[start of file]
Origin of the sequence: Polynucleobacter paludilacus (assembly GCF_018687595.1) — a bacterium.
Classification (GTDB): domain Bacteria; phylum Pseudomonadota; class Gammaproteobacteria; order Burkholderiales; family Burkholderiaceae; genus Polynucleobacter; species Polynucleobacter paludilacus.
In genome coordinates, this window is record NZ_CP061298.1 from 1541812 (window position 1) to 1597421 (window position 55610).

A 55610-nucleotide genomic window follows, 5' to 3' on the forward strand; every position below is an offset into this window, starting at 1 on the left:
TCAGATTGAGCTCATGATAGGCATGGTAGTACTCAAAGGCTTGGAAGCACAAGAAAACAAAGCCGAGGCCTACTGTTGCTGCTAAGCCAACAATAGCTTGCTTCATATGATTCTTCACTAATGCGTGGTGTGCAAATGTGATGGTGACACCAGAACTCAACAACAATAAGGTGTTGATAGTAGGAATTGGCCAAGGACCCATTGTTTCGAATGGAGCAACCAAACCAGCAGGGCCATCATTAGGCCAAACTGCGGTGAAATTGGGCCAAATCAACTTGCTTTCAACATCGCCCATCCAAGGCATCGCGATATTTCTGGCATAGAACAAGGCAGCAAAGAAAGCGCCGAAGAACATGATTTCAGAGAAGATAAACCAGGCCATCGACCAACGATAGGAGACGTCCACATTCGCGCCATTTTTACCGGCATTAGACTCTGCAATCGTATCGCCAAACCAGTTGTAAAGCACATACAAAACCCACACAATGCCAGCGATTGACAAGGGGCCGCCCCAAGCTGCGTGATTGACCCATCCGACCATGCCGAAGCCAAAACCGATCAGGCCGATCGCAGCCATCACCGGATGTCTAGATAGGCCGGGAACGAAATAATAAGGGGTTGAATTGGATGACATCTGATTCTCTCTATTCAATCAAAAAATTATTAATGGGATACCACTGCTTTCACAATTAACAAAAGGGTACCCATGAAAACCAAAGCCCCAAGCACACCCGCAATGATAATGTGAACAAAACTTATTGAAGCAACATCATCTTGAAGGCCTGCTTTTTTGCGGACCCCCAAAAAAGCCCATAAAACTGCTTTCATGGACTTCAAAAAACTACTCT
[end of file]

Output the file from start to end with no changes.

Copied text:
Origin of the sequence: Polynucleobacter paludilacus (assembly GCF_018687595.1) — a bacterium.
Classification (GTDB): domain Bacteria; phylum Pseudomonadota; class Gammaproteobacteria; order Burkholderiales; family Burkholderiaceae; genus Polynucleobacter; species Polynucleobacter paludilacus.
In genome coordinates, this window is record NZ_CP061298.1 from 1541812 (window position 1) to 1597421 (window position 55610).

A 55610-nucleotide genomic window follows, 5' to 3' on the forward strand; every position below is an offset into this window, starting at 1 on the left:
TCAGATTGAGCTCATGATAGGCATGGTAGTACTCAAAGGCTTGGAAGCACAAGAAAACAAAGCCGAGGCCTACTGTTGCTGCTAAGCCAACAATAGCTTGCTTCATATGATTCTTCACTAATGCGTGGTGTGCAAATGTGATGGTGACACCAGAACTCAACAACAATAAGGTGTTGATAGTAGGAATTGGCCAAGGACCCATTGTTTCGAATGGAGCAACCAAACCAGCAGGGCCATCATTAGGCCAAACTGCGGTGAAATTGGGCCAAATCAACTTGCTTTCAACATCGCCCATCCAAGGCATCGCGATATTTCTGGCATAGAACAAGGCAGCAAAGAAAGCGCCGAAGAACATGATTTCAGAGAAGATAAACCAGGCCATCGACCAACGATAGGAGACGTCCACATTCGCGCCATTTTTACCGGCATTAGACTCTGCAATCGTATCGCCAAACCAGTTGTAAAGCACATACAAAACCCACACAATGCCAGCGATTGACAAGGGGCCGCCCCAAGCTGCGTGATTGACCCATCCGACCATGCCGAAGCCAAAACCGATCAGGCCGATCGCAGCCATCACCGGATGTCTAGATAGGCCGGGAACGAAATAATAAGGGGTTGAATTGGATGACATCTGATTCTCTCTATTCAATCAAAAAATTATTAATGGGATACCACTGCTTTCACAATTAACAAAAGGGTACCCATGAAAACCAAAGCCCCAAGCACACCCGCAATGATAATGTGAACAAAACTTATTGAAGCAACATCATCTTGAAGGCCTGCTTTTTTGCGGACCCCCAAAAAAGCCCATAAAACTGCTTTCATGGACTTCAAAAAACTACTCT